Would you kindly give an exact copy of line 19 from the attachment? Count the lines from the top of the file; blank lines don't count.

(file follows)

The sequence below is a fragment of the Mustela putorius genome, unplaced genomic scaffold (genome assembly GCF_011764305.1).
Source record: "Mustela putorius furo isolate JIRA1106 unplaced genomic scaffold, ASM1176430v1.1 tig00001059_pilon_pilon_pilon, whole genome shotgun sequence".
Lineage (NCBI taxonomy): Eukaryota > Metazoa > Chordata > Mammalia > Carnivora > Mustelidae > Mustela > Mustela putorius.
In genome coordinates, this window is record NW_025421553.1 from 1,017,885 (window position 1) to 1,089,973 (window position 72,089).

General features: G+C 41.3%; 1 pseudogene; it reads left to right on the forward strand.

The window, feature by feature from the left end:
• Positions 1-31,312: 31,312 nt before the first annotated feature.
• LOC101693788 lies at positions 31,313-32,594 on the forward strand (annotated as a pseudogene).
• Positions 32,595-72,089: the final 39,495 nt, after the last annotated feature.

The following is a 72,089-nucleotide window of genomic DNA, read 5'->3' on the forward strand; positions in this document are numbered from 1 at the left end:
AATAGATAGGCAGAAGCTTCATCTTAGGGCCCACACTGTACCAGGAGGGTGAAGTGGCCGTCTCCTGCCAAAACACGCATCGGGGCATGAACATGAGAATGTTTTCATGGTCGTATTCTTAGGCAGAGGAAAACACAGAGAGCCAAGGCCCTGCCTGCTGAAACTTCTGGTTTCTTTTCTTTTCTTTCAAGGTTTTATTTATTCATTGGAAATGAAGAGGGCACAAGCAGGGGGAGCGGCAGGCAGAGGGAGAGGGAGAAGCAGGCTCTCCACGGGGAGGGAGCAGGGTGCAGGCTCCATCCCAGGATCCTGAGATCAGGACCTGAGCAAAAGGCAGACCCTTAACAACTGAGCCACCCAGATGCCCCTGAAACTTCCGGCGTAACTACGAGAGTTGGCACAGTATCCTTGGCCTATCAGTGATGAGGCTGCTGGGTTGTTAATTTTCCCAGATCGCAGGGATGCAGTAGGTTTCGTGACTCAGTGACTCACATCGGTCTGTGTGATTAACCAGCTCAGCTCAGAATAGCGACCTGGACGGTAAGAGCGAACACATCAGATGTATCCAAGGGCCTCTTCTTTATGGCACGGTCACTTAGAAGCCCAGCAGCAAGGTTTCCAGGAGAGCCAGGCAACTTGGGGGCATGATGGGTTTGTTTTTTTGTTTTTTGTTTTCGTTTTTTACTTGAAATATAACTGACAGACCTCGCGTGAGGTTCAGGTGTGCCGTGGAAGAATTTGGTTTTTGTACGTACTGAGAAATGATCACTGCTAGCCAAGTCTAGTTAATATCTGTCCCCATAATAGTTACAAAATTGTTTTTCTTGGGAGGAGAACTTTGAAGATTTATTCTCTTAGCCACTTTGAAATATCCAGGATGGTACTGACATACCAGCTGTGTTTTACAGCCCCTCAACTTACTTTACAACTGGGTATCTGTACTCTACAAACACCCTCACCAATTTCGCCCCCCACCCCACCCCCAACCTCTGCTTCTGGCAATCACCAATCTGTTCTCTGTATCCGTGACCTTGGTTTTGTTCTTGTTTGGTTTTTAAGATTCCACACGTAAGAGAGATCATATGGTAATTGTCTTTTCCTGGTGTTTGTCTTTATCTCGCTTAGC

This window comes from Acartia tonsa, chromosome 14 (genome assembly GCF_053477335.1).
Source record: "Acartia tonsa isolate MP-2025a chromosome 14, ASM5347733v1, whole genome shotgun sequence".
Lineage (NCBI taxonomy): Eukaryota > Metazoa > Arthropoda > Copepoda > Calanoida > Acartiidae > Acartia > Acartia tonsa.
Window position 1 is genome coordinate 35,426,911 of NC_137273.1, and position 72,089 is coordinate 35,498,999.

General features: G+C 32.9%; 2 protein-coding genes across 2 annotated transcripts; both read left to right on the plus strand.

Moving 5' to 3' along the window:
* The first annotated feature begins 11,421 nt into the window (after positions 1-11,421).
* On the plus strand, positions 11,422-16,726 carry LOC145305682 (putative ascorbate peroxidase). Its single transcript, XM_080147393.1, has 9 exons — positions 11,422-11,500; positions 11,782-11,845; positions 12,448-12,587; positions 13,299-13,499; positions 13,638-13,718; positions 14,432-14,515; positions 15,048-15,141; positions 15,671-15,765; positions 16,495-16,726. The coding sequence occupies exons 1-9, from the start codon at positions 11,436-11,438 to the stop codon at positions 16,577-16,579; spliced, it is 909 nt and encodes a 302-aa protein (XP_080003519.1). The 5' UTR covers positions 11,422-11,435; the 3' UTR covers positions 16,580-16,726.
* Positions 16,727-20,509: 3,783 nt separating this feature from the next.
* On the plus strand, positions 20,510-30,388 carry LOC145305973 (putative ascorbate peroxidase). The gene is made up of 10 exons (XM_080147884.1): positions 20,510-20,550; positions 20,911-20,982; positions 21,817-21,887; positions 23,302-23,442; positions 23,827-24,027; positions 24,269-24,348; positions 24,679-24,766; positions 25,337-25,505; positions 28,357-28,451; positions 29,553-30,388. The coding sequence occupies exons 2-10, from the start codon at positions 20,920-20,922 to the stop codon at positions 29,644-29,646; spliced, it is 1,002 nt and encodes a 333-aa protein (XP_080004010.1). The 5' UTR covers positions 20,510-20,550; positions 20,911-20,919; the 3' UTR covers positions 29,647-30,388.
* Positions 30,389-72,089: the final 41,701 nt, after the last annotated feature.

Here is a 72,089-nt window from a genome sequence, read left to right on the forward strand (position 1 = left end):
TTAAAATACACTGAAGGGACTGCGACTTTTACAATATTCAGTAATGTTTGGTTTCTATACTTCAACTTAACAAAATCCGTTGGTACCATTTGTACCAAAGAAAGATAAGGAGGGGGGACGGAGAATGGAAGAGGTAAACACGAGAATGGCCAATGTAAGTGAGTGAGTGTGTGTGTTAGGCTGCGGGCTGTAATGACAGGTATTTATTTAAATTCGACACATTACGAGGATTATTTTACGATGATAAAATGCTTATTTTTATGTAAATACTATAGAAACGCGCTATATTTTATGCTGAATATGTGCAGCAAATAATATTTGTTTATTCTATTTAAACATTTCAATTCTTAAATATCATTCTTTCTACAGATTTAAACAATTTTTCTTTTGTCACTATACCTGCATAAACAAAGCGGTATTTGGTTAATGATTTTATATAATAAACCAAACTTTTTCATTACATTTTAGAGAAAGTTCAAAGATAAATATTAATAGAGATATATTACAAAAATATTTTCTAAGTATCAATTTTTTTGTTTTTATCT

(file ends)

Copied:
* On the plus strand, positions 11,422-16,726 carry LOC145305682 (putative ascorbate peroxidase). Its single transcript, XM_080147393.1, has 9 exons — positions 11,422-11,500; positions 11,782-11,845; positions 12,448-12,587; positions 13,299-13,499; positions 13,638-13,718; positions 14,432-14,515; positions 15,048-15,141; positions 15,671-15,765; positions 16,495-16,726. The coding sequence occupies exons 1-9, from the start codon at positions 11,436-11,438 to the stop codon at positions 16,577-16,579; spliced, it is 909 nt and encodes a 302-aa protein (XP_080003519.1). The 5' UTR covers positions 11,422-11,435; the 3' UTR covers positions 16,580-16,726.